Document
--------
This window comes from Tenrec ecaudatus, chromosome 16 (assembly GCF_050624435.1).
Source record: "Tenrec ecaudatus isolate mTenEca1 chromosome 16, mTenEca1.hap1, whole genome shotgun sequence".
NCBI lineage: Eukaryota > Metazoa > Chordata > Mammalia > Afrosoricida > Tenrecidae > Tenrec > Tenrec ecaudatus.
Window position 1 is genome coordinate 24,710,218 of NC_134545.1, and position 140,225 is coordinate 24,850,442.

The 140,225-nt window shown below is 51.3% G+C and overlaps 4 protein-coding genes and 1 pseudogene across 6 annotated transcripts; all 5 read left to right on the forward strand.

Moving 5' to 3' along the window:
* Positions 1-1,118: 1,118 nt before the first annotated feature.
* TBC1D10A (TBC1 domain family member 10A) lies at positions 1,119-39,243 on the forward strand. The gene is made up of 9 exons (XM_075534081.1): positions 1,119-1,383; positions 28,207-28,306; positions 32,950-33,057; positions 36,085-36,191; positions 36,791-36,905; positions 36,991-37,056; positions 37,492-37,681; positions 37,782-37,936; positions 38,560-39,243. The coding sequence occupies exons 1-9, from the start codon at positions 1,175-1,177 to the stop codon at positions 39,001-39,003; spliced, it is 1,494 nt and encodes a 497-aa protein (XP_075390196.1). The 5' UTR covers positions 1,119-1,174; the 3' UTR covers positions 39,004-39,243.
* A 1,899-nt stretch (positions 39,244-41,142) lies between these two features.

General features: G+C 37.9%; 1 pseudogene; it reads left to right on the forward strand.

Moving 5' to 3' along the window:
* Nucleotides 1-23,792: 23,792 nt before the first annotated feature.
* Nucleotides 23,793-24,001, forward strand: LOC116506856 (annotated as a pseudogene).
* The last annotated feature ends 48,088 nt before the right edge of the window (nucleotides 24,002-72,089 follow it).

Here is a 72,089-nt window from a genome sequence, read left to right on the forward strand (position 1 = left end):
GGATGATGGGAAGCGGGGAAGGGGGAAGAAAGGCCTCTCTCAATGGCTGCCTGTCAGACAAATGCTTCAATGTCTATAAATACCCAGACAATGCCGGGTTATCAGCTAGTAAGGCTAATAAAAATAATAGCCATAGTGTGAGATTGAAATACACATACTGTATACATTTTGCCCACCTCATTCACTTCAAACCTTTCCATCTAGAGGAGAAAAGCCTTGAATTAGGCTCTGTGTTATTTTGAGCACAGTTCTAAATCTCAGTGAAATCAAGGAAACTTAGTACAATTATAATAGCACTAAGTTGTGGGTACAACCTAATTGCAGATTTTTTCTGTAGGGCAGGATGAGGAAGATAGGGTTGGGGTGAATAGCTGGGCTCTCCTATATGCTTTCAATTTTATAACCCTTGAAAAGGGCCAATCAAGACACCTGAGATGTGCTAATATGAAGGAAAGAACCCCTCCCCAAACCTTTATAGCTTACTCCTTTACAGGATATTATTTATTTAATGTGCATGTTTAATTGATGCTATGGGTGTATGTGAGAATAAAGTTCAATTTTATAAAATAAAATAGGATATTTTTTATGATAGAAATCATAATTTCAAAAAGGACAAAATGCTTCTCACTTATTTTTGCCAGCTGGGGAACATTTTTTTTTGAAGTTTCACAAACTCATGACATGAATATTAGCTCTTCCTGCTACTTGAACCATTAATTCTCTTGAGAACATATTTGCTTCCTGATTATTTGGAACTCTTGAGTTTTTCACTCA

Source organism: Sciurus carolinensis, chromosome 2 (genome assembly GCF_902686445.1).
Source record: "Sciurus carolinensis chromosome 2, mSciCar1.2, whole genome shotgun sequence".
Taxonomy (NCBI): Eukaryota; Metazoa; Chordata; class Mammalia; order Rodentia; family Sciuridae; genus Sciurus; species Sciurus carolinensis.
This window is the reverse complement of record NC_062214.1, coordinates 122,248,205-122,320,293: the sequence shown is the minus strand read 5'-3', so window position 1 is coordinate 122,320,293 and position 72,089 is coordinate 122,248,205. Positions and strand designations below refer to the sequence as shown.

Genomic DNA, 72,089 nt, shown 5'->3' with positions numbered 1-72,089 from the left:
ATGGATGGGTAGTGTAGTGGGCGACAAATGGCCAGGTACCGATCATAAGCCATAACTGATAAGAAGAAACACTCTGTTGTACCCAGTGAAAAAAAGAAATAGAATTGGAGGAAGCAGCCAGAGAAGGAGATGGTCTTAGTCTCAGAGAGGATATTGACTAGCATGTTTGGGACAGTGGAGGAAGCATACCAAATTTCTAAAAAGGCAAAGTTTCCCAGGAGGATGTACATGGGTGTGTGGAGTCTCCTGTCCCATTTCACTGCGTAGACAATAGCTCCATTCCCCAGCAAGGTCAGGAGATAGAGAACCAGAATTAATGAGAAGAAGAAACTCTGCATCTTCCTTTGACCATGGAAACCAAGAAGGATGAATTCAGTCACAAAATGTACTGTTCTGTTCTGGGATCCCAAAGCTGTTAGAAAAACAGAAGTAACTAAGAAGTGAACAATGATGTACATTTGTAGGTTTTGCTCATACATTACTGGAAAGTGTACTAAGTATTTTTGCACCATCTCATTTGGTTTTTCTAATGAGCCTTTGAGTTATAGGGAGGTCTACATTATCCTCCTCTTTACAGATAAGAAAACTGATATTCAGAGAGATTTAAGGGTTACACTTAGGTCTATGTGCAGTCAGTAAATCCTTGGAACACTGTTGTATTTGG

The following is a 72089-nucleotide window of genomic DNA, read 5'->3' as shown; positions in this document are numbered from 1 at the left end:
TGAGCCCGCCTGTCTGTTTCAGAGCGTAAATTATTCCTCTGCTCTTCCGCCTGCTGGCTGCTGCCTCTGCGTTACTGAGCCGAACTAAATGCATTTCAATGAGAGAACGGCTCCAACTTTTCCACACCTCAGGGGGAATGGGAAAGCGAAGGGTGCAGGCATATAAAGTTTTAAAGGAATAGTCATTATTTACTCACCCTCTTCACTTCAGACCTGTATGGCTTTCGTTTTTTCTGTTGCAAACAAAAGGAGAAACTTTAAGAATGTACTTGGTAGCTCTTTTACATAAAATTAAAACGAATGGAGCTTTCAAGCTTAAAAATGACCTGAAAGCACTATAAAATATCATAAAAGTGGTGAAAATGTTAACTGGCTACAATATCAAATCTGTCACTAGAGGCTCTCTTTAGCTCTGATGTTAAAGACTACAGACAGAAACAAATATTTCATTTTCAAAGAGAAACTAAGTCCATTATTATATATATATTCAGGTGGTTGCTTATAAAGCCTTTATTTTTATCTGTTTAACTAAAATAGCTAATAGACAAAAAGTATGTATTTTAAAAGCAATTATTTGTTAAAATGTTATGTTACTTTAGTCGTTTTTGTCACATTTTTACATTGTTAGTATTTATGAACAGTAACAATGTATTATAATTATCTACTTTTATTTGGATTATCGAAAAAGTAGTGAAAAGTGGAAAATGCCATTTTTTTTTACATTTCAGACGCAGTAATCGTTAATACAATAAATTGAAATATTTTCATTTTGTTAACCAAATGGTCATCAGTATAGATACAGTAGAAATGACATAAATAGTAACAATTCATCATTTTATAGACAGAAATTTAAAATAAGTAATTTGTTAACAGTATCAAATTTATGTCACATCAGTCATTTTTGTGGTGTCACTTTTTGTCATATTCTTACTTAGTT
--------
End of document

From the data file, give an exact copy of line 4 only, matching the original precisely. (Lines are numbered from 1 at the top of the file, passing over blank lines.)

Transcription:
Window position 1 is genome coordinate 24,710,218 of NC_134545.1, and position 140,225 is coordinate 24,850,442.